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Nigeria military top brass must face war crime charges: Amnesty

03 June 2015, 16:30

Abuja - Amnesty International said Wednesday there was sufficient evidence for the International Criminal Court to probe senior Nigerian military officers for war crimes in the battle against Boko Haram.

The group stated the case against five senior officers in a new 133-page report based on hundreds of interviews, including with military sources, and using leaked defence ministry documents.

The allegations centre on thousands of people Amnesty claimed were extra-judically murdered by the security forces and its civilian vigilante allies, as well as crimes against those held in military custody.

Amnesty's Secretary General Salil Shetty described the evidence of abuses collected as "sickening".

"In the course of security operations against Boko Haram in north-east Nigeria, Nigerian military forces have extrajudicially executed more than 1,200 people; they have arbitrarily arrested at least 20,000 people, mostly young men and boys," the report said.

Nigerian forces "have committed countless acts of torture; hundreds, if not thousands, of Nigerians have become victims of enforced disappearance; and at least 7,000 people have died in military detention as a result of starvation, extreme overcrowding and denial of medical assistance", it added.

Amnesty said commanders based in the northeast "should be investigated for potential responsibility for war crimes of murder, enforced disappearances and torture".

Top service chiefs in the capital Abuja "should be investigated for their potential command responsibility for crimes committed by their subordinates given that they knew or should have known about the commission of the crimes, and failed to take adequate action".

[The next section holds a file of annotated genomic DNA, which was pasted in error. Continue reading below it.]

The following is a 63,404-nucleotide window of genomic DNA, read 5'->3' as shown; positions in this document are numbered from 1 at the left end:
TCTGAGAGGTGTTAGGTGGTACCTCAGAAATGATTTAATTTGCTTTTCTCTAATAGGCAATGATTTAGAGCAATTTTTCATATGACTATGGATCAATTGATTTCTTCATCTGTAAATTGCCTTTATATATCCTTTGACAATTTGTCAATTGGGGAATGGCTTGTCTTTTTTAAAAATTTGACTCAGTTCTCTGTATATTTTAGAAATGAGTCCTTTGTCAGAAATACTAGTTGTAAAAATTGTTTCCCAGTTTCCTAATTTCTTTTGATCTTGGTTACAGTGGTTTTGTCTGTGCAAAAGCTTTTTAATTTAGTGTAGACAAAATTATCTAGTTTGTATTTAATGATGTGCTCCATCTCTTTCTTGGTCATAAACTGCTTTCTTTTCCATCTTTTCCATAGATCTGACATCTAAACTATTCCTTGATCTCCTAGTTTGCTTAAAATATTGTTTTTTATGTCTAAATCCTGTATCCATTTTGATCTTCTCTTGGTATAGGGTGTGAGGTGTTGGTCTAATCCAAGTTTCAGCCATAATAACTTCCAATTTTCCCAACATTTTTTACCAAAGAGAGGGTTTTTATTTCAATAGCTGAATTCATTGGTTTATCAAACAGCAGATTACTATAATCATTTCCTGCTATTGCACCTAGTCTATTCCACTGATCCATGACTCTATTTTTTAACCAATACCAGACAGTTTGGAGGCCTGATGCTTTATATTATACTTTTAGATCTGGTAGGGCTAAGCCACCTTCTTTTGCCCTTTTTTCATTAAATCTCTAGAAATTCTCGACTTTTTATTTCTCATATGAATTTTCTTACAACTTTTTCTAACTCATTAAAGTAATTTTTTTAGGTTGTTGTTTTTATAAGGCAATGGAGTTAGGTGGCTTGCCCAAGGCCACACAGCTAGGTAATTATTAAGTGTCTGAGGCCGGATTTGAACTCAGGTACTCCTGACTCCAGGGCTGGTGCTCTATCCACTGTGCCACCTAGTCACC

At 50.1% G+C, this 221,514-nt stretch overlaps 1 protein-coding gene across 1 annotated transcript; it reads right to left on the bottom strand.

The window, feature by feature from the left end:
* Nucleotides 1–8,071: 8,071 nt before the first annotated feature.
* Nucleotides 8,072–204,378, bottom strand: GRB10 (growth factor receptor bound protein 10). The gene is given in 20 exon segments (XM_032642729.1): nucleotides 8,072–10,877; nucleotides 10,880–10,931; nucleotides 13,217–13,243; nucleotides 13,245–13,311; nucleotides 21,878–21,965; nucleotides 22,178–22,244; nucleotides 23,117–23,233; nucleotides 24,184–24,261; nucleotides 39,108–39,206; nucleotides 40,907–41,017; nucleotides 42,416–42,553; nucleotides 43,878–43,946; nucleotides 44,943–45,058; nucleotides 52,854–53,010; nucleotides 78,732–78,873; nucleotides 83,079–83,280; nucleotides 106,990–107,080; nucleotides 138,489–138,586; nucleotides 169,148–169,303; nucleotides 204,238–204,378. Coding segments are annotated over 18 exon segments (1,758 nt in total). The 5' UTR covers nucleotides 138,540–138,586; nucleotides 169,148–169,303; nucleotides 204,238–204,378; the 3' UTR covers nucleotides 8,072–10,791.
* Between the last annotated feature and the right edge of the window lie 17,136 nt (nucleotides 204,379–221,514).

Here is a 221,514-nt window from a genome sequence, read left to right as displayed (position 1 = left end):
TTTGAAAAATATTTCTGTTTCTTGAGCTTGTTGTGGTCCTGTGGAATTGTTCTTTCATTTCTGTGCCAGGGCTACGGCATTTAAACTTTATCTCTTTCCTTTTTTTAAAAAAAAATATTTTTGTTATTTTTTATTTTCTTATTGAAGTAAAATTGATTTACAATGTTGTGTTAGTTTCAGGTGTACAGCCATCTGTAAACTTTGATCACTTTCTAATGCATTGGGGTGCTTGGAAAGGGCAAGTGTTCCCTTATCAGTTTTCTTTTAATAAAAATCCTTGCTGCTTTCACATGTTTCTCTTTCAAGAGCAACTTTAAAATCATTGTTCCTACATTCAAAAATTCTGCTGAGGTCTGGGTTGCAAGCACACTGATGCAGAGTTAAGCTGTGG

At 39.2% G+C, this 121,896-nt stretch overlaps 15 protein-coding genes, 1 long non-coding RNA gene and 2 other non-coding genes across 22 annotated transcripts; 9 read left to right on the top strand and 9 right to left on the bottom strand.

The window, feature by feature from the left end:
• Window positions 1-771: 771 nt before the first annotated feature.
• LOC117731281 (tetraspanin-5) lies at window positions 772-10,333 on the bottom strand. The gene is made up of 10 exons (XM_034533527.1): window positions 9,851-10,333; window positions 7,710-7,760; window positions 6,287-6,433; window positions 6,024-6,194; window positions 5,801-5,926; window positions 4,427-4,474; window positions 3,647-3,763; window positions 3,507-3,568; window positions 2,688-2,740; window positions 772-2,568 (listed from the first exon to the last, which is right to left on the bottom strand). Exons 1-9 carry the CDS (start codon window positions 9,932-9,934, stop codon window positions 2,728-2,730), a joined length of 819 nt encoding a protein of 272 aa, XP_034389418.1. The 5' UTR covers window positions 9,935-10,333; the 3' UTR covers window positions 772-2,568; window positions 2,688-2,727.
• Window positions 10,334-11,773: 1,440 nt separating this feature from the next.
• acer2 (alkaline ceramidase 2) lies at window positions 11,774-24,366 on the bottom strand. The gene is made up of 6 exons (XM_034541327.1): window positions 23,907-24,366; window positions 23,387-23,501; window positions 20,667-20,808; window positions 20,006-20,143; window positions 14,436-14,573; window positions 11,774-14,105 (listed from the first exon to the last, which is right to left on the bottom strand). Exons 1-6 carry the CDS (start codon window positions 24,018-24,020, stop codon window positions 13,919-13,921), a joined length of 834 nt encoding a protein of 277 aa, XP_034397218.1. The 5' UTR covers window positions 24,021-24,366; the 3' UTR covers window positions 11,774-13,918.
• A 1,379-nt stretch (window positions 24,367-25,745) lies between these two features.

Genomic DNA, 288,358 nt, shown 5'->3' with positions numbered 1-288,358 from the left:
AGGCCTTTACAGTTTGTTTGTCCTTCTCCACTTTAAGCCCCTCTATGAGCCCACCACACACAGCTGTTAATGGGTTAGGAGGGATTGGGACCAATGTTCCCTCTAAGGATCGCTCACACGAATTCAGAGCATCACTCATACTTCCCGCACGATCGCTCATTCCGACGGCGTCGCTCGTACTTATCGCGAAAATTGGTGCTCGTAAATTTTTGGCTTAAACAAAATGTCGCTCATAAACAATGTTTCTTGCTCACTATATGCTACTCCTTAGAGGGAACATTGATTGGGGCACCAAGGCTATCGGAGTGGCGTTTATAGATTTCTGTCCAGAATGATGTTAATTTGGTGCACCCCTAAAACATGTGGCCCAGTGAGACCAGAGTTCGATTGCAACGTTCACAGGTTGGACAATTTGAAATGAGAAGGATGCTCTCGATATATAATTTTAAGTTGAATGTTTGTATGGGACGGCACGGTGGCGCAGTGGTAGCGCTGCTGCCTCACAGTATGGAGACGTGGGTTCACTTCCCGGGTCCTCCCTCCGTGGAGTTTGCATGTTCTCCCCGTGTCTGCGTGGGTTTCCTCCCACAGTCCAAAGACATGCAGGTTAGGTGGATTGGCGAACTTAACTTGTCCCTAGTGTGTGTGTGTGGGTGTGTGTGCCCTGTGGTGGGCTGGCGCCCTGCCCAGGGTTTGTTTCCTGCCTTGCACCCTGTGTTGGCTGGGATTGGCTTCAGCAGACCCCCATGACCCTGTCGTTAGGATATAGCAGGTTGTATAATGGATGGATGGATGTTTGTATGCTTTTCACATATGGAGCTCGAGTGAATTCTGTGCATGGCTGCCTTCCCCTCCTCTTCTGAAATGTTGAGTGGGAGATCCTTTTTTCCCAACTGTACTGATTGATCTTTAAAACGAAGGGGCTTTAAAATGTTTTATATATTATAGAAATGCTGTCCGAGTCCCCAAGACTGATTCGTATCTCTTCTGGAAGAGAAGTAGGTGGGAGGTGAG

The ICC in The Hague has previously opened a preliminary investigation into the Boko Haram conflict, which Amnesty said has killed at least 17,000 people since 2009.

The tribunal has however stated there was insufficient evidence tying Nigeria's military to systematic and orchestrated atrocities targeting civilians.

But the report said: "Amnesty International believes that the evidence contained in this report and submitted separately to the (ICC) Office of the Prosecutor is sufficient to reopen this issue."

The latest report includes new claims on specific acts of murder allegedly committed by Nigerian soldiers during the conflict but the general subject matter is not new.

Amnesty, Human Rights Watch and independent reporting, including by AFP, has found evidence of arbitrary killing, unlawful detention and torture in custody of alleged Boko Haram suspects.

Shetty stressed the report was not just about calling for the prosecution of individual officers.

It also aimed to highlight "the responsibility of Nigeria's leadership to act decisively to end the pervasive culture of impunity within the armed forces", he said.

The government of former president Goodluck Jonathan was repeatedly pressured to try all Boko Haram suspects in court.

Charges have been filed against a select few individuals arrested in the northeast but arbitrary and seemingly indefinite detention has persisted.

New President Muhammadu Buhari said after taking the oath of office on Friday he would review military rules of engagement to try to end concerns of rights violations by soldiers.

He also promised to improve "operational and legal mechanisms so that disciplinary steps are taken against proven human right violations by the Armed Forces".

Following Buhari's election victory over Jonathan in March, world powers, including the United States and Britain, offered Nigeria's new administration additional cooperation against Boko Haram.

Amnesty's senior director for research, Anna Neistat, told reporters in Abuja that such offers could be conditional on whether Nigeria supports a probe into the alleged military abuses.

"We insist that the International Criminal Court should consider the evidence contained in this report as part of its preliminary examination of the situation in Nigeria, to identify specifically what step Nigeria is taking to bring those responsible for war crimes documented in this report to justice," she said.

The ICC should also "reconsider its previous findings that there is insufficient evidence to conclude that the members of the Nigerian military and not only members of the Boko Haram have committed crimes against humanity."

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